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Max Payne - Mark Wahlberg interview

Mark Wahlberg in Max Payne

Interview by Rob Carnevale

MARK Wahlberg talks about the appeal of Max Payne and doing action movies, tapping into dark emotions and how he’s still determined to make The Fighter [the story of boxer ‘Irish’ Mickey Ward] with Darren Aronofsky [of The Wrestler fame].

He also talks about growing up as part of a large family, why he’s always reluctant to do sequels and how much of his own experiences go into informing the hit TV series Entourage (which he executive produces).

Q. What appealed to you about Max Payne?
Mark Wahlberg: I’d just done The Happening with M Night Shyamalan, where I’d played a science teacher, and I played an accountant in The Lovely Bones, so I was looking to go back and do something with a lot of action and intensity. I read this script and loved it.

Q. Do you like John Moore, the director?
Mark Wahlberg: I love John. Behind Enemy Lines… I was a little pissed off that he hired Owen Wilson instead of me [laughs]. But I was a big fan of his. I was a bit freaked out when I realised it was based on a video game… only because the video games that I grew up playing had no story whatsoever. But obviously that’s changed quite a bit.

Q. Were you also aware of the film history of video game to film adaptations?
Mark Wahlberg: I didn’t know any of the statistics, no. It wasn’t until I had actually made the movie that people started pointing out the fact that they’d tried it quite a few times and it didn’t work – that they’d made quite a lot of bad movies. But I read the script and liked it. I don’t really care where the story has come from. It’s so hard to find good stories and interesting characters to play, especially in the action world. Usually, when you get an action script they don’t really have much depth as far as the character goes. But this character is driven my emotion and that appealed to me. I thought it would be difficult going to that dark place, because I would have to think about something horrible happening to my beautiful family, but I was willing to go there. When I go to the dark place, I want to go as extreme as possible.

Q. Did you play the game?
Mark Wahlberg: Well, I didn’t play the game personally because I don’t want to get addicted to a video game. So, I allowed my friend who works with me to play it all day, every day until the movie was over. But then I had to take it away from him.

Q. How physically demanding was the role? And I gather you also had to contend with some pretty severe weather?
Mark Wahlberg: The weather was brutal. Thankfully, I’d been training to do this boxing movie that will probably never happen for over two years, so I was in physical shape… so it was more about getting to that dark emotional place. But then John is a very demanding director when it comes to the physicality. He’d obviously seen a lot of my older films and thought that I was tough and could handle the job. But I always like to get as many stunt guys in as possible [laughs].

Q. What about the action genre appeals to you? Are you an angry person who needs an outlet?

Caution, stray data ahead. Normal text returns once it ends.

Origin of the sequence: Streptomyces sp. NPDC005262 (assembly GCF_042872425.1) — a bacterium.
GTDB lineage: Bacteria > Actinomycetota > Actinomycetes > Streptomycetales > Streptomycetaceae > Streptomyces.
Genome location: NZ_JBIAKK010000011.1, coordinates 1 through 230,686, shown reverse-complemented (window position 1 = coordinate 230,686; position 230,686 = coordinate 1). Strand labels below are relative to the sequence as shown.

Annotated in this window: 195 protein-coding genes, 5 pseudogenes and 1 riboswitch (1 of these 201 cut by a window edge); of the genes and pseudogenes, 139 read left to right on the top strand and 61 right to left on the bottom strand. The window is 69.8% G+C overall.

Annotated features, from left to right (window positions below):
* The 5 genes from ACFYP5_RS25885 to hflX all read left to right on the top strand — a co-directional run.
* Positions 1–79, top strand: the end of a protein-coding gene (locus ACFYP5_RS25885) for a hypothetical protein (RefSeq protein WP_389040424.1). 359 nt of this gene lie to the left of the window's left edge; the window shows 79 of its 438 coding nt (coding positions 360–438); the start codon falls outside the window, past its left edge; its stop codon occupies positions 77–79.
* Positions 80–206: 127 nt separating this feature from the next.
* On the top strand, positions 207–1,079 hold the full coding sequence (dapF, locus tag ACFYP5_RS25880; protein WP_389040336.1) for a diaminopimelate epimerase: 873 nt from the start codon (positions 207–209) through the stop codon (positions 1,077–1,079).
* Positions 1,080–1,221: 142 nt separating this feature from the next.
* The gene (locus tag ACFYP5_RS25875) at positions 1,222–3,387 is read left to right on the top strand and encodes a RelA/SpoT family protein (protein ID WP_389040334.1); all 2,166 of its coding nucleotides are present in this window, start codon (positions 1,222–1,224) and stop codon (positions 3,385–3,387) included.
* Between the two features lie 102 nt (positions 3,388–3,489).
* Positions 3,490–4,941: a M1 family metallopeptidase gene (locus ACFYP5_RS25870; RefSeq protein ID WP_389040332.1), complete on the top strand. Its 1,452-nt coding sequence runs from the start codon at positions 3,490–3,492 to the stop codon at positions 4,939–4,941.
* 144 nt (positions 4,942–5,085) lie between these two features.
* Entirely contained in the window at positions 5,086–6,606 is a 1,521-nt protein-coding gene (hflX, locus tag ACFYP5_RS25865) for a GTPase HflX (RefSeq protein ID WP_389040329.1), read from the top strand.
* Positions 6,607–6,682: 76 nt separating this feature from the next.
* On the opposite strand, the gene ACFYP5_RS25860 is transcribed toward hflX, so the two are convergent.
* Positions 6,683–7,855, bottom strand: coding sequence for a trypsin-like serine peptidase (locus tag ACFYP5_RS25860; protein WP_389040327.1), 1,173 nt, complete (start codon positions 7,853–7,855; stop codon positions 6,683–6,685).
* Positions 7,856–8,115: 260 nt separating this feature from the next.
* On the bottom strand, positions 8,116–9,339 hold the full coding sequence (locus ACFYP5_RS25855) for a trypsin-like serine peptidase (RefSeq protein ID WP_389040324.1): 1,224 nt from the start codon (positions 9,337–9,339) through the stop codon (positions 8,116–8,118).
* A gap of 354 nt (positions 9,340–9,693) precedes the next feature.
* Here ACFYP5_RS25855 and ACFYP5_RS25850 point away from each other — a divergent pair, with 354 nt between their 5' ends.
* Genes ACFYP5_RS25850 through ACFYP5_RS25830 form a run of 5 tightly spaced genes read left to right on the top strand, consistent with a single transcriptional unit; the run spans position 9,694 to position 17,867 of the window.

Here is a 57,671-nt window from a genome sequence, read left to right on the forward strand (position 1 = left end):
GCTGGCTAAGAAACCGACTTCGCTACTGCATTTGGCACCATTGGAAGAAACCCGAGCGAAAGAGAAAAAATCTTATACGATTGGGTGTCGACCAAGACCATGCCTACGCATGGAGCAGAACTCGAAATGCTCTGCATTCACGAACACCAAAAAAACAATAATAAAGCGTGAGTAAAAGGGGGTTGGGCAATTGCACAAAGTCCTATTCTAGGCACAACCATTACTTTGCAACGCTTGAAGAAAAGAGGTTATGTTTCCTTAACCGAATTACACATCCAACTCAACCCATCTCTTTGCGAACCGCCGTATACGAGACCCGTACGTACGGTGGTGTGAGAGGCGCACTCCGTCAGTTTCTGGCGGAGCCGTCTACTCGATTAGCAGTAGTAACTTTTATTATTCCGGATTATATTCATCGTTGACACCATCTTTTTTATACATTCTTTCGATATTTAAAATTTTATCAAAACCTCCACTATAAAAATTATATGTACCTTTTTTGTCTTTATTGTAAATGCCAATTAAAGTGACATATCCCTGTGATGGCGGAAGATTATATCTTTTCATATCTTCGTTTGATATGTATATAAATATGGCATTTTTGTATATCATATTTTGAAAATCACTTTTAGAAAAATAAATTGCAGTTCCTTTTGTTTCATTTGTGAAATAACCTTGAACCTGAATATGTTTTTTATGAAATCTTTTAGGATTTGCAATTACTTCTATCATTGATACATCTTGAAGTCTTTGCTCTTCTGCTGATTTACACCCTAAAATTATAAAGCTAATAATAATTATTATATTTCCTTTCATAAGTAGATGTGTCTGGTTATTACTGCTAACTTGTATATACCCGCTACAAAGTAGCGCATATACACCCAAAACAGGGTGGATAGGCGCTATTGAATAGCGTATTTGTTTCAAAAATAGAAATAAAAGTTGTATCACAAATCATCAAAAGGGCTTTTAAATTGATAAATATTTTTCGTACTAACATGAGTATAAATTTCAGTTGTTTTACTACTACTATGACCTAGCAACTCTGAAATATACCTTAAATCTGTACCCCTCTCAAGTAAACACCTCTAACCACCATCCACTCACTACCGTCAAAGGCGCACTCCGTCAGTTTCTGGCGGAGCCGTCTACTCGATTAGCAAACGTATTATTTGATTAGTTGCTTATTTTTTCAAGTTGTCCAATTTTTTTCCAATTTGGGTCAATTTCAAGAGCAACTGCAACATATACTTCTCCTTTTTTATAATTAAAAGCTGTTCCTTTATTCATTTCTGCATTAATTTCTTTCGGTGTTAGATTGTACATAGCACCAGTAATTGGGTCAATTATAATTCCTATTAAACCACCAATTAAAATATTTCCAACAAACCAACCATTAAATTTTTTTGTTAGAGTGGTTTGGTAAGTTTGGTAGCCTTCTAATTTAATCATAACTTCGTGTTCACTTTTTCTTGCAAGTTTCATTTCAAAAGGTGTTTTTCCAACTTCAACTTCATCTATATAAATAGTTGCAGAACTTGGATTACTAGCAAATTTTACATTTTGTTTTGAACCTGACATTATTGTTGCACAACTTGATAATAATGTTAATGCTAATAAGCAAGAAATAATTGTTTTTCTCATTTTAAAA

Mark Wahlberg: Well, deep down inside I was when I was younger, so I like to keep that wrapped up tight. But being able to tap into that is certainly helpful and it can be therapeutic at times. But these are the kind of movies that I like to watch. I’ve done some good ones and I’ve done some bad ones but people seem to like seeing me in these kind of roles.

Q. What is the status of The Fighter now? Is it more likely to happen because of Darren Aronofsky’s success with The Wrestler?
Mark Wahlberg: Well, you would think so. I mean Mickey Rourke is probably going to be nominated for an Academy Award. The other part in the film is primed for somebody. But it’s a huge commitment. I’ve been training for two years to do this movie and I guess it could be pretty scary… the idea of going to that dark place and having to really get in there and make it real. But I’m certainly willing to do it, so we’ll find somebody who wants to do it. I’m going to get back to the States, sit down with Darren and figure it out.

Q. Has it become a passion project for you?
Mark Wahlberg: Oh yeah, it’s more than a passion project. It’s always been a dream of mine, and a childhood fantasy, to play a great champion. I would much rather haven been an athlete than an actor. This is like some second place consolation prize [smiles]. But hopefully we’ll get it done and figure it out.

Q. How hard is it to sustain a dark emotional state of mind? You’ve done it twice in quick succession with The Lovely Bones and Max Payne
Mark Wahlberg: I always say that I look forward to the end and start counting the days until I can hopefully walk away with my sanity. But it was great doing Max Payne after The Lovely Bones, because it was the complete opposite of how we dealt with the situation. Obviously, Jack Salmon is not a physical guy at all. He’s an accountant whose daughter is brutally murdered and it destroys him. He doesn’t have the ability to go out with a badge and a gun to beat the shit out of everybody that’s remotely responsible. But it was nice to still have a bit of that character with me when entering Max Payne.

Q. Did you find one film more demanding than the other?